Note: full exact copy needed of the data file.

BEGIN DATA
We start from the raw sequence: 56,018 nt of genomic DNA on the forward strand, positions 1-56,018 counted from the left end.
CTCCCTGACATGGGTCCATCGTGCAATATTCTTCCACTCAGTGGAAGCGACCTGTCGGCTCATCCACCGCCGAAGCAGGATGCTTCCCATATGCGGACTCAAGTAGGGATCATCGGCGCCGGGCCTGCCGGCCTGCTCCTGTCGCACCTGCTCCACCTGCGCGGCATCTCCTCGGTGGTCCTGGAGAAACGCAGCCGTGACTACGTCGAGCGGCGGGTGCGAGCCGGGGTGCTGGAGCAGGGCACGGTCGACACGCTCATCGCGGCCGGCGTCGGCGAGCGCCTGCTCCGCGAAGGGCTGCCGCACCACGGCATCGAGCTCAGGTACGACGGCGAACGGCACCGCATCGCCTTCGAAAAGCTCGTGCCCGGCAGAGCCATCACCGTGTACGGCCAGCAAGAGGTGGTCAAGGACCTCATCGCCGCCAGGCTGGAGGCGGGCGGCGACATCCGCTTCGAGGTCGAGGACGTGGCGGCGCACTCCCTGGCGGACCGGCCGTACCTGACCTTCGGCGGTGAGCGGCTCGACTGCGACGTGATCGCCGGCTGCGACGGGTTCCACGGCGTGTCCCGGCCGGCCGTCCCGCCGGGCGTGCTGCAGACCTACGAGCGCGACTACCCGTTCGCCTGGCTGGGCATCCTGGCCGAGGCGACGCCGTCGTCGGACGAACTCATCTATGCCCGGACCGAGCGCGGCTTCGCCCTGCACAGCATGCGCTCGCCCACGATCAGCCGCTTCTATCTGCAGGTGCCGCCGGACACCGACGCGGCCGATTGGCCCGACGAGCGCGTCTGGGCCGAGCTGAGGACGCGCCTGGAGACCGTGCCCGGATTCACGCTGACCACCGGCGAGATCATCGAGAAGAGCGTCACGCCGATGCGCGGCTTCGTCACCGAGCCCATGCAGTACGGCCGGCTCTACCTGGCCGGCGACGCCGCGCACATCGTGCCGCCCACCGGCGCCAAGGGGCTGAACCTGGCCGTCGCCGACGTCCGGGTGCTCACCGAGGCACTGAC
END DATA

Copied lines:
We start from the raw sequence: 56,018 nt of genomic DNA on the forward strand, positions 1-56,018 counted from the left end.
CTCCCTGACATGGGTCCATCGTGCAATATTCTTCCACTCAGTGGAAGCGACCTGTCGGCTCATCCACCGCCGAAGCAGGATGCTTCCCATATGCGGACTCAAGTAGGGATCATCGGCGCCGGGCCTGCCGGCCTGCTCCTGTCGCACCTGCTCCACCTGCGCGGCATCTCCTCGGTGGTCCTGGAGAAACGCAGCCGTGACTACGTCGAGCGGCGGGTGCGAGCCGGGGTGCTGGAGCAGGGCACGGTCGACACGCTCATCGCGGCCGGCGTCGGCGAGCGCCTGCTCCGCGAAGGGCTGCCGCACCACGGCATCGAGCTCAGGTACGACGGCGAACGGCACCGCATCGCCTTCGAAAAGCTCGTGCCCGGCAGAGCCATCACCGTGTACGGCCAGCAAGAGGTGGTCAAGGACCTCATCGCCGCCAGGCTGGAGGCGGGCGGCGACATCCGCTTCGAGGTCGAGGACGTGGCGGCGCACTCCCTGGCGGACCGGCCGTACCTGACCTTCGGCGGTGAGCGGCTCGACTGCGACGTGATCGCCGGCTGCGACGGGTTCCACGGCGTGTCCCGGCCGGCCGTCCCGCCGGGCGTGCTGCAGACCTACGAGCGCGACTACCCGTTCGCCTGGCTGGGCATCCTGGCCGAGGCGACGCCGTCGTCGGACGAACTCATCTATGCCCGGACCGAGCGCGGCTTCGCCCTGCACAGCATGCGCTCGCCCACGATCAGCCGCTTCTATCTGCAGGTGCCGCCGGACACCGACGCGGCCGATTGGCCCGACGAGCGCGTCTGGGCCGAGCTGAGGACGCGCCTGGAGACCGTGCCCGGATTCACGCTGACCACCGGCGAGATCATCGAGAAGAGCGTCACGCCGATGCGCGGCTTCGTCACCGAGCCCATGCAGTACGGCCGGCTCTACCTGGCCGGCGACGCCGCGCACATCGTGCCGCCCACCGGCGCCAAGGGGCTGAACCTGGCCGTCGCCGACGTCCGGGTGCTCACCGAGGCACTGAC